September 2023 Advocate Spotlight: Linda Fiato
We invite you to meet Linda Fiato, nominated by Case Supervisor Kristy O’Neal.
“Linda is awesome!” Kristy said. “She is in regular contact with all parties and brings significant professional experience that is invaluable. She is in contact with therapists and qualified professional experts to assess the issues involved in her current case. She has also maintained communication with criminal investigators.”
We asked Linda to share her experiences as an Advocate.
Is there anything unique about your background that contributes to your approach to advocacy?
I have four children of my own (two biological and two step-kids). My oldest child has mild Autism. It was challenging to obtain a diagnosis for him; however, I was eventually able to obtain private school placement for him to help address his needs. That experience taught me the importance of youth having someone in their corner, advocating for them.
I have a bachelor’s degree in both Criminal Justice and Psychology. I began my law enforcement career while I was in college at San Diego State University. I began as a student worker stationed at juvenile hall for the County of San Diego Probation Department. After graduation, I was hired and promoted to deputy probation officer. Throughout my 25-year career, I worked with both youth and adults and specialized in adult sex offenders, domestic violence offenders, child abusers, and stalkers. I was both a subject matter expert in sex offenders as well as a member of the Domestic Violence High Risk Lethality Team. I am currently a Qualified Mental Health Provider for Tri-County Behavioral Health at Creighton Elementary. I work with about 35 youth, assisting them in addressing their behavioral issues and improving their social skills.
How did you become interested in volunteering as AN aDVOCATE?
I have known about CASA for some time—while I was in law enforcement, being a CASA Advocate would have been a conflict of interest, though. Once I retired, I relocated to Texas and contacted CASA Child Advocates to volunteer.
Did you have any reservations about volunteering?
I did not have any reservations about volunteering. I was excited to navigate a different relationship with youth and step into more of a mentorship role, rather than that of an authority figure.
Explain in your own words the work you do as a CASA aDVOCATE. Why is it essential for a child in care?
CASA Advocates have a unique role in that we foster relationships with the children in our care, their biological parents and extended family members, and their current caregivers. Additionally, we work with other agencies such as CPS, therapists, foster families, CASA staff, the courts, and law enforcement agencies to meet the needs of the children we serve and their families. This wraparound approach allows us to provide the best possible outcome for our youth in care.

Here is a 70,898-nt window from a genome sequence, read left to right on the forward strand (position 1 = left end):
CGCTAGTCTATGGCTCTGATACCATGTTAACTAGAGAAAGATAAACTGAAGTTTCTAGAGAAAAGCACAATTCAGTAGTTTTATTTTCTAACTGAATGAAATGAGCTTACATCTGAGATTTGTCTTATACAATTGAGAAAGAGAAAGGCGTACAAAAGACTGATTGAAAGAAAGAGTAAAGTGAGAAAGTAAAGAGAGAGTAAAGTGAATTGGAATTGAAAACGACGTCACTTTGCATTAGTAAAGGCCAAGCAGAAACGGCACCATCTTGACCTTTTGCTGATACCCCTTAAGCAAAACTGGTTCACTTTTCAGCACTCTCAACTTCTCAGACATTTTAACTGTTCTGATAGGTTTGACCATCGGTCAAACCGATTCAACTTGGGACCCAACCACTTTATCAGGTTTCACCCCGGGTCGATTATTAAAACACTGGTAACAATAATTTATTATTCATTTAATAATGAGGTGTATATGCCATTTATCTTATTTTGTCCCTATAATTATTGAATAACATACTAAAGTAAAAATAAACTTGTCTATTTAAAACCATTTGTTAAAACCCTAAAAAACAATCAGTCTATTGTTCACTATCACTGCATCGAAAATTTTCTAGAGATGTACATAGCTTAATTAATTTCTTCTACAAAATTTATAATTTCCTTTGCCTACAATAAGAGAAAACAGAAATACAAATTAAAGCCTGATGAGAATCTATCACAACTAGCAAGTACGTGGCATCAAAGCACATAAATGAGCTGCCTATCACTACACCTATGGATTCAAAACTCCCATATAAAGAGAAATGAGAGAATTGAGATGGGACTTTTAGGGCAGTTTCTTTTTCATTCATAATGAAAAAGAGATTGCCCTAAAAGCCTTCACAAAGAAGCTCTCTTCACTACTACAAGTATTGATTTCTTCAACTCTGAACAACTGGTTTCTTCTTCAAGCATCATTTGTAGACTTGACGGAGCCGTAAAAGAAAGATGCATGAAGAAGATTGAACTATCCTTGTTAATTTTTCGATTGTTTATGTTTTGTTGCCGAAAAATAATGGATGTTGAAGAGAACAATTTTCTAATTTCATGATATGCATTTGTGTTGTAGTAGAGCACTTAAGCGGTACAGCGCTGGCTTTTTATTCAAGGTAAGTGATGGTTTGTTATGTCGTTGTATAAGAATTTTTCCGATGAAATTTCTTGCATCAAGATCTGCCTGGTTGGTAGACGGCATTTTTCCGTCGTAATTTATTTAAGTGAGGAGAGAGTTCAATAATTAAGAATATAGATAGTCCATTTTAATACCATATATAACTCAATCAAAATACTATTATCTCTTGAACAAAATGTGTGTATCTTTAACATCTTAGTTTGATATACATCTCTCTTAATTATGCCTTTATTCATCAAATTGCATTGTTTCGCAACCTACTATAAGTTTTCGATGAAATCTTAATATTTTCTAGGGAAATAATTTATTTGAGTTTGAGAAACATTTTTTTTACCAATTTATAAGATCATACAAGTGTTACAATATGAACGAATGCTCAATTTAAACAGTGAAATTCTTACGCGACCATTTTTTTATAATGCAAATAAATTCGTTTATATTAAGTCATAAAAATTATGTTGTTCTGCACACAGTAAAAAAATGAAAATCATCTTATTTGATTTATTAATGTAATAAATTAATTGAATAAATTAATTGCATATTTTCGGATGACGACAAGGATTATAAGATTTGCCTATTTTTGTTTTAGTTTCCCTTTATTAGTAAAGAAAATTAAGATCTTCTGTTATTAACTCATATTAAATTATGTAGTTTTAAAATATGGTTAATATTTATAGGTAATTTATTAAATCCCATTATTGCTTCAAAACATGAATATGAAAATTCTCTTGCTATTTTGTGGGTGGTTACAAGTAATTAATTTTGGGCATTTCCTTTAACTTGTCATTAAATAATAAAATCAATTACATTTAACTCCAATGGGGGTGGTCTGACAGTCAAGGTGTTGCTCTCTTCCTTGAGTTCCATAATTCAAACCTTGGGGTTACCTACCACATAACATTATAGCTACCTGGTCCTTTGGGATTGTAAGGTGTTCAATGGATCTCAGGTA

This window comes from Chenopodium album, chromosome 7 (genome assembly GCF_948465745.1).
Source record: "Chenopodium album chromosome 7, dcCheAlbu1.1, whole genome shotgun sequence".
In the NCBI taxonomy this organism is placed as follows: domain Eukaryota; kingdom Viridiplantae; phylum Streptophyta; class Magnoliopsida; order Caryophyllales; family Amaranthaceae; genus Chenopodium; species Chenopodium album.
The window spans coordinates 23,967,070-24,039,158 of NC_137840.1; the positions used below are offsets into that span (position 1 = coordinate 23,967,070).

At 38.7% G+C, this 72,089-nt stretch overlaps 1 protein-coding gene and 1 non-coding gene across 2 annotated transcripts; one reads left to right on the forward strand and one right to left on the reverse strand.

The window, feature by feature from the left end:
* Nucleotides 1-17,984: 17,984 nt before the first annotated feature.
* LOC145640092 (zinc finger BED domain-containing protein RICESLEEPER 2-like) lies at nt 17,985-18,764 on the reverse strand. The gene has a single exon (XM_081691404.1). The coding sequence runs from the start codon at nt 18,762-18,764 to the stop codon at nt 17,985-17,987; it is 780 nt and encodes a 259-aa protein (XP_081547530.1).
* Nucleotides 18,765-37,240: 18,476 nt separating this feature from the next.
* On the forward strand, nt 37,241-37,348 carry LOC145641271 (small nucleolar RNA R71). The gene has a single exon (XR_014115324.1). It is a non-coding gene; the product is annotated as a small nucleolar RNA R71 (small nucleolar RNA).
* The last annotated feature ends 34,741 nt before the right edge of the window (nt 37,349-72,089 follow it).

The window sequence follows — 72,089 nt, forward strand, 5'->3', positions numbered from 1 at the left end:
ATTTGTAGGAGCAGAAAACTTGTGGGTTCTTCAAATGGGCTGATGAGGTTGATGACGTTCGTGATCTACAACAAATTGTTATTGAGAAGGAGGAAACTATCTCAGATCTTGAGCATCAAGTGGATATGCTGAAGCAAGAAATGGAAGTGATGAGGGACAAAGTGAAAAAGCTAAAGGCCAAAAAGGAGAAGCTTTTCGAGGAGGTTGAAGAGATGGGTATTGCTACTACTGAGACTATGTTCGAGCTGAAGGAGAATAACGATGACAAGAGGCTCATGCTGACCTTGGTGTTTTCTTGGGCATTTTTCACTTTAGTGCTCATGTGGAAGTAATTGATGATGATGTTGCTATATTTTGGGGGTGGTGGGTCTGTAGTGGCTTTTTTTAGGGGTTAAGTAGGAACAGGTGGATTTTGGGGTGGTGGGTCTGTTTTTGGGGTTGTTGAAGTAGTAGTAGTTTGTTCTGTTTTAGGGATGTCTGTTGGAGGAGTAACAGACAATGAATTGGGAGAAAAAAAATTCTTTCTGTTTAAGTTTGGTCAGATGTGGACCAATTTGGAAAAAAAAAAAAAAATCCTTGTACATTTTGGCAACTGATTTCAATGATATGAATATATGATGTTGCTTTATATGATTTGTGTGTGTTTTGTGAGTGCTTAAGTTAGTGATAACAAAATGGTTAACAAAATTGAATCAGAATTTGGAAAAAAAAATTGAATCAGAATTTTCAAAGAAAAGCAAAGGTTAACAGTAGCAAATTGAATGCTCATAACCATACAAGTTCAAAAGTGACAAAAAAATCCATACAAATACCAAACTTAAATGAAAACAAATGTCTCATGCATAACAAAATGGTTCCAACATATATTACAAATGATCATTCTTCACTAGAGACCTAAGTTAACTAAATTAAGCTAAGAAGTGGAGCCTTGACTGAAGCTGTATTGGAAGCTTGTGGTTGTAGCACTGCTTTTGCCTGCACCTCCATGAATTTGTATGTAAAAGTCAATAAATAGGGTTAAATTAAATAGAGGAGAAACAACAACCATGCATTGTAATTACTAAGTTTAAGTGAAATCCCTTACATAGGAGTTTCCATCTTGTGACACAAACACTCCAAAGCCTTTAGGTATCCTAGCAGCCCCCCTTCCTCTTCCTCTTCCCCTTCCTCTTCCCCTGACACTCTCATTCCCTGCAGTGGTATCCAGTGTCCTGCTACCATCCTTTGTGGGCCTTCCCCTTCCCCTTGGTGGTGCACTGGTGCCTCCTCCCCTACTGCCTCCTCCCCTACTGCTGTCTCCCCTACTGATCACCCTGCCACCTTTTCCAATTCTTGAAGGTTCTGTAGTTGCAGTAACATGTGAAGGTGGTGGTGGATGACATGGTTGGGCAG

What has surprised you most about your aDVOCACY work?
I have been most pleasantly surprised at both the initial training and ongoing training opportunities CASA provides to its Advocates. CASA provides excellent training for its staff and volunteers. This training is valuable at producing a well-rounded and unbiased Advocate.
What has been the most difficult aspect of being an advocate?
The most difficult aspect is recognizing that the decisions in each case are unique and are not black and white. As Advocates, we need to be OK with choosing the most desirable option and realize we can’t always create a “perfect” situation for the youth we serve, even though we’d like to. We all do the best we can, but it will sometimes feel like it’s not enough. It’s hard to not be able to fix every situation.
What would you like the community to know about children in care?
Children in care need our support. Having a consistent Advocate can be stabilizing for a child who is dealing with constant transition. Having someone in their corner from start to finish in the process can be invaluable for our youth. Other ways to help youth in care include donating time or money, fundraising, and just spreading the word about CASA Child Advocates!
What have you learned as an advocate?
The children in our care are resilient, given the right support. Many have been through significant trauma, and they need someone in their corner, advocating for them. They are our next generation, and we owe them a fighting chance to experience healing.
Is there a particular moment or memory that stands out for you?
My favorite memory is attending the dinosaur-themed fourth birthday party of a child I serve.